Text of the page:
IRS News Release  
December 01, 1997

Internal Audit Review of the Use of
Statistics and Protection of Taxpayer Rights in the
Arkansas-Oklahoma District Collection Function

Summary of Findings

An Internal Audit was conducted at the request of the Acting Commissioner and Regional Commissioner, Midstates Region. It was begun Oct. 1, 1997, and was delivered to the Senate Finance Committee on Dec. 5, 1997. The report evaluates two aspects of the Collection field function in the Arkansas-Oklahoma District -- whether management’s use of enforcement statistics was appropriate and whether the use of statistics led to the abuse of taxpayers’ rights.

The IRS’s Chief Inspector has also initiated a Nationally Coordinated Audit to evaluate the use of statistics in the Collection activity nationwide. This audit will cover twelve districts, including Arkansas-Oklahoma, and will be completed by the end of December. A second audit is underway focusing on Collection management practices and the use of enforcement tools, which is scheduled to be completed by the end of February 1998, with a report issued by the end of March 1998. This audit will cover multiple districts, including Arkansas-Oklahoma.

The current report on the Arkansas-Oklahoma District finds that the IRS’s overall focus on measuring performance via productivity goals is unbalanced. It cites a “climate” that may have set the stage for miscommunication about performance measures to employees and managers at all levels of the organization. The report says this overemphasis on productivity could affect taxpayers’ right to fair treatment, as well as employees’ access to a fair evaluation system.

According to the report, the Arkansas-Oklahoma District Collection function is operating wit within this Servicewide climate The District’s goals and performance expect at ions are focused heavily on specific statistical targets. Further, senior management and executives are evaluated almost solely on productivity goals in the area of increasing voluntary compliance.

In the Arkansas-Oklahoma District, one third of the 90 Revenue Officers interviewed for this report said they felt pressure to increase the use of enforcement tools, especially the authority to seize assets. The report found few verifiable case examples to support this perception but claims that the results nevertheless reflect a state of mind. The report found no references to tax enforcement results in Revenue Officer evaluations. However, references to enforcement statistics did appear in some evaluations of Revenue Officers’ supervisors. Collection groups were expected to set their own goals, and some did, which the report says could be construed as a violation of the Taxpayer Bill of Rights.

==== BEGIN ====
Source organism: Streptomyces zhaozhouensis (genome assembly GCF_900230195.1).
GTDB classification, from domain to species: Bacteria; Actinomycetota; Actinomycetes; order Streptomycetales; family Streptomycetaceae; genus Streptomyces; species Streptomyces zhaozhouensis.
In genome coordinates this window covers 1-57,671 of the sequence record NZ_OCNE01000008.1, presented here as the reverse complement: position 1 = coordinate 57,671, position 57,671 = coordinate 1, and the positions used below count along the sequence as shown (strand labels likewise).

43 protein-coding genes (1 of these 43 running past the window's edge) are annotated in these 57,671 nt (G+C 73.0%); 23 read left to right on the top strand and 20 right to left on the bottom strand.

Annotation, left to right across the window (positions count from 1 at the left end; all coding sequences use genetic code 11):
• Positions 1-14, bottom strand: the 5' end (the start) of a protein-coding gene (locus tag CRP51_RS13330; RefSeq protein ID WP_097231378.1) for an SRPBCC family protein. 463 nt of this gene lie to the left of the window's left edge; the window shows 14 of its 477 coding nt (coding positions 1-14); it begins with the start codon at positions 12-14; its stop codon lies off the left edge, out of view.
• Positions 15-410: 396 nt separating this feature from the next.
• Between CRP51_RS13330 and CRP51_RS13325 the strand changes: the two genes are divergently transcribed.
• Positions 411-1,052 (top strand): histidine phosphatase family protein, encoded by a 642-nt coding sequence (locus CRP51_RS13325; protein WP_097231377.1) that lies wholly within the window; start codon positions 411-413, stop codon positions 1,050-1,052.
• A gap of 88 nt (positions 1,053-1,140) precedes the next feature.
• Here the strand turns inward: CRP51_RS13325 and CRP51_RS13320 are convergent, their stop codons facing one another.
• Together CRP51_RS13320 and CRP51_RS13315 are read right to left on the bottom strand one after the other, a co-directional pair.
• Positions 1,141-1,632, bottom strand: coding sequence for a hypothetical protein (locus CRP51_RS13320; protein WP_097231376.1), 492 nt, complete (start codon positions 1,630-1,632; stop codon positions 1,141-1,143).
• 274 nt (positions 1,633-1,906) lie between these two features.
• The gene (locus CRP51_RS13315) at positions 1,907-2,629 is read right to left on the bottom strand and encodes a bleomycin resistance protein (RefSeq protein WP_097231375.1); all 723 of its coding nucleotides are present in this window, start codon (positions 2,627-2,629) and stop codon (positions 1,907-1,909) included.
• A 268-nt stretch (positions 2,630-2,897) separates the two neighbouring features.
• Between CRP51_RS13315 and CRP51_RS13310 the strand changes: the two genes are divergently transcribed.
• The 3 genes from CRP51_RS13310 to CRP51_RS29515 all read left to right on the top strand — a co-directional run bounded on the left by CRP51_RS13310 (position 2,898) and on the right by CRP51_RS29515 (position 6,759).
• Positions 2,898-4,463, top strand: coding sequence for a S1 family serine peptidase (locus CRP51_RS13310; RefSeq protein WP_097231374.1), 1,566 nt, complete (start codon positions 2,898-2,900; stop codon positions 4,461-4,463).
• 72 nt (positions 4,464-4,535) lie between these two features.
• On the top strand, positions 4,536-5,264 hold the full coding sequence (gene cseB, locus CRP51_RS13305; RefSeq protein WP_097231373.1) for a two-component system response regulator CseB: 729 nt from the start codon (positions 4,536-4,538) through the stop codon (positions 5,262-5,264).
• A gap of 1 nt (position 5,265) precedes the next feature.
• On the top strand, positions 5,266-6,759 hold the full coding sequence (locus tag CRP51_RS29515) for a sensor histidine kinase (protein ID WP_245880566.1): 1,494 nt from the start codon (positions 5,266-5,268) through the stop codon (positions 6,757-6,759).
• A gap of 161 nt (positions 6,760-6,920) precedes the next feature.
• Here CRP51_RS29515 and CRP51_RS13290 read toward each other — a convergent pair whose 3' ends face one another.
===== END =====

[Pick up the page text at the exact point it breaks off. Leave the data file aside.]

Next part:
In the area of the use of seizures in the District, the report cites a "strong enforcement mindset" and the perceived pressure to seize property, which may have led some Revenue Officers to take questionable actions. Of the 67 seizure cases that were reviewed, 23 did not meet the IRS’s procedural requirements and/or could be viewed as inappropriate treatment of taxpayers.

Finally, the report says that while the Arkansas-Oklahoma District conducted more seizures per Revenue Officer in 1997 than the national average, this represented just over 3% of total taxpayers in collection stream. Further, it notes that over 90% of taxpayers in the sample had a history of delinquency in filing and/or paying either individual, business or employment taxes. The report also acknowledges that seizure is sometimes the only viable course of action to resolve egregious delinquencies.

How the IRS Is Responding to the Findings

The Collection function within the IRS has already taken a number of steps to address both the issues raised in the Senate Finance Committee hearings in September and the findings of this report.

To date, the IRS has already:

  • Stopped the practice of ranking 33 districts on results.
  • Suspended the distribution of goals relating to revenue production to field offices.
  • Required the Collection Division Chief’s approval of all proposed seizures (effective November 24).
  • Required the District Director’s approval of seizures of a residence, its contents, or perishable goods (also effective November 24).
  • Directed each District and Service Center Director to review all complaint correspondence received after July 1, 1997, and to confirm to the Taxpayer Advocate that all cases have been resolved properly, with no outstanding issues (effective mid -December).

Specifically, the Arkansas-Oklahoma District has already: